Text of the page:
Mark Herrmann Newsday columnist Mark Herrmann

Herrmann has covered the Mets and Yankees since 1988, and has been Newsday’s national golf writer since 2002. A former Mets beat reporter, he has covered baseball's special events, including the World Series and the All-Star Game Show More

One way to renovate a golf course, used successfully by some of Long Island’s top private clubs, is to invest huge sums of money, hire a major architect, bring in a crew and close the place for half a season until the work is done.

Then there is the way that the White Course at Nassau County’s Eisenhower Park is going about it: Work within the existing budget, assign the job to the current staff and complete the project without closing one of the Island’s busiest facilities for even half a day.

A facelift on the fly is taking place at Eisenhower White, giving the Robert Trent Jones course something of a British Open look with dramatically different sod-faced pot bunkers. Areas around the greens have been shaved — runoffs are in, rough is out — and about 100 trees have been felled to restore the appearance Jones intended when he built it in 1950.

“We’re trying to do something a little different,” said Tom Gordon, whose title of director of golf makes him the de facto superintendent of all seven county courses, including three at Eisenhower. “We got some aerial photos from the Department of Defense because they were from Mitchel Field back in the early 1950s. You look at it then and there were no trees on it. It was sort of a linksy-type course, as much as you could have it in the middle of the Island.

“That’s kind of what got into my head to do the pot bunkers,” he said while driving a cart toward the ninth green the other day.

Gordon is a self-avowed golf junkie who says that when he is not at work, he is playing the game or watching Golf Channel. He realizes that his staffers have the same mind set, and so do many of the people who play approximately 150,000 rounds a year on Eisenhower’s Red, White and Blue layouts. He thought everyone would enjoy a more professional tour look. The feedback has been positive, he said, as the front nine was done and the back nine begun.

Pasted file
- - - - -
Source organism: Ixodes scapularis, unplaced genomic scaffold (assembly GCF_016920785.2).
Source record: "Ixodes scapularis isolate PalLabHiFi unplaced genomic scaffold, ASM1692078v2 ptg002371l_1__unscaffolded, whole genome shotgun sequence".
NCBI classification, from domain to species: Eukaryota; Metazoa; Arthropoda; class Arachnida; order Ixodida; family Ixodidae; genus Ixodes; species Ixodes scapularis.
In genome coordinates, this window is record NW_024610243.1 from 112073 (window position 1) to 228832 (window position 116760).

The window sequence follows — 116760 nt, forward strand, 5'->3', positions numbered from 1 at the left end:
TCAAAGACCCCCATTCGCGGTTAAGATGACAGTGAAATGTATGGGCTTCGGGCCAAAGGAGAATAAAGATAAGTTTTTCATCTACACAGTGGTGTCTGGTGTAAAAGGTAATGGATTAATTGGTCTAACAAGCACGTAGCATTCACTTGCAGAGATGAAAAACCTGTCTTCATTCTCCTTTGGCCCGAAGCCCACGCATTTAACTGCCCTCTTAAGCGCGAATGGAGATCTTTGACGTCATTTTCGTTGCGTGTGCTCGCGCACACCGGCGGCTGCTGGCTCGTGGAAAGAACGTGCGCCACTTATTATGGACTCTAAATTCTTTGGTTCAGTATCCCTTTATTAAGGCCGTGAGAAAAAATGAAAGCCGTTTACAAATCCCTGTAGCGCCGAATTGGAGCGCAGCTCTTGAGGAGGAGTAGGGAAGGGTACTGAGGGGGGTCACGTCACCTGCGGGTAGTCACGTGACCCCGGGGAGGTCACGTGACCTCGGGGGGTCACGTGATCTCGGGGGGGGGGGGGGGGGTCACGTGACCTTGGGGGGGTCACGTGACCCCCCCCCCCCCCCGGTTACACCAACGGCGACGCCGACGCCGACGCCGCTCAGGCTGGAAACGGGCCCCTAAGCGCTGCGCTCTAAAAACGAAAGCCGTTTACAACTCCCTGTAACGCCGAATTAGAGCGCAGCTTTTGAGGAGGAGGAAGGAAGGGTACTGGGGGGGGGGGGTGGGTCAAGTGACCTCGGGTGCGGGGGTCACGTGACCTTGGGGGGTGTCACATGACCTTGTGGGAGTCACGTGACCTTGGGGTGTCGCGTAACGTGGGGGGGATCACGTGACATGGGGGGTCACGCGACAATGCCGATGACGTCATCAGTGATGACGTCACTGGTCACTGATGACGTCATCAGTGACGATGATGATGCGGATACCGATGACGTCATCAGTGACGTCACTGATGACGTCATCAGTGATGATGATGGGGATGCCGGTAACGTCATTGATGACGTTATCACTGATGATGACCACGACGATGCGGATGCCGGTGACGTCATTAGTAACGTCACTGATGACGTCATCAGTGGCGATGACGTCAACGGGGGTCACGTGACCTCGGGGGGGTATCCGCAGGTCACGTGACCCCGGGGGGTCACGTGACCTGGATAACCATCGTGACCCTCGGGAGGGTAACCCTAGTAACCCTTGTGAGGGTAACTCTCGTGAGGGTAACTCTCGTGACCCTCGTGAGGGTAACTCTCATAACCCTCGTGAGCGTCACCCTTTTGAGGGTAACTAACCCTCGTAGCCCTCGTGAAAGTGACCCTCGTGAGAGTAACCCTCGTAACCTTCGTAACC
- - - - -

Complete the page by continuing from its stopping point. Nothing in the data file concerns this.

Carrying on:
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All of the bunkers are being refurbished, although not all of them are of the deep-and-steep pot variety. “If we went with big pot bunkers in the fairway, we’d have seven-hour rounds,” he said.

There are just enough of them around the greens to make a visual impact. When a golfer gets into one of them, he or she is not looking at an expanse of sand but at a wall of turf. It is what viewers have become accustomed to seeing when the watch the British Open, which will be on TV next month.

“Our golfers will say, ‘Hey, I’ve played that shot,’ or ‘The bunker on [our No.] 15 is tougher than that one.’ ” Gordon said.

He recalls thinking about the project last fall and telling Vincent Cimino, superintendent of the White Course, “Let’s give it a try.” Cimino has suggested a few aesthetic touches of his own that have been incorporated on a course that hosts more than 300 rounds on a sunny day, as many as 150 when it rains.

Gordon said that Nassau parks commissioner Brian Nugent has been very supportive of the renovation. So have the workers — 16 full-timers and 53 seasonal employees for the seven courses — who see it as a creative challenge. For many of them, it has replaced the rush they used to get from preparing Eisenhower Red for the Champions Tour’s Commerce Bank Championship.


“I’m telling you, guys would rather do this than sit on a mower and mow,” Gordon said. “The mowing and maintenance have to get done, but they look forward to doing this.”

All of them are learning on the go. First, they used turf from other parts of the course to build the walls of the pot bunkers. Then Gordon got the idea of using strips of old playing fields at Mitchel Park. “It probably saved the county $15,000, just in debris removal,” he said, adding that he uses green spray paint to cover old out of bounds lines.

Proudly, he said, “Every year, there are 150,000 sets of eyes on these courses. What they see is a reflection of how we work.”


Justin Plank, Pine Ridge GC, ninth hole (par 4), 277 yards, driver

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Anthony Dipilla, Brentwood CC, third hole, 155 yards, 4-hybrid

Carol Ferretti, Rolling Oaks GC, second hole, 93 yards, 8-iron

Rich Graffigino (of Oceanside), Villa Roma CC, Callicoon, N.Y., second hole, 142 yards, 7-iron

Sean Haselton, West Sayville GC, second hole, 177 yards, 8-iron

Janine Zlotolow, Smithtown Landing GC, second hole, 114 yards, 5-hybrid

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Danny Farren, Willow Creek G&CC, fourth hole, 171 yards, 7-iron

Bob Hemberger, Bethpage Red, seventh hole, 155 yards, 5-iron

Marybeth Seeback, Heatherwood GC, 17th hole, 119 yards, 6-hybrid

Joseph Roselli, Pine Ridge GC, 17th hole, 145 yards, 8-iron

Don Wesied, Pine Ridge GC, seventh hole, 114 yards, 8-iron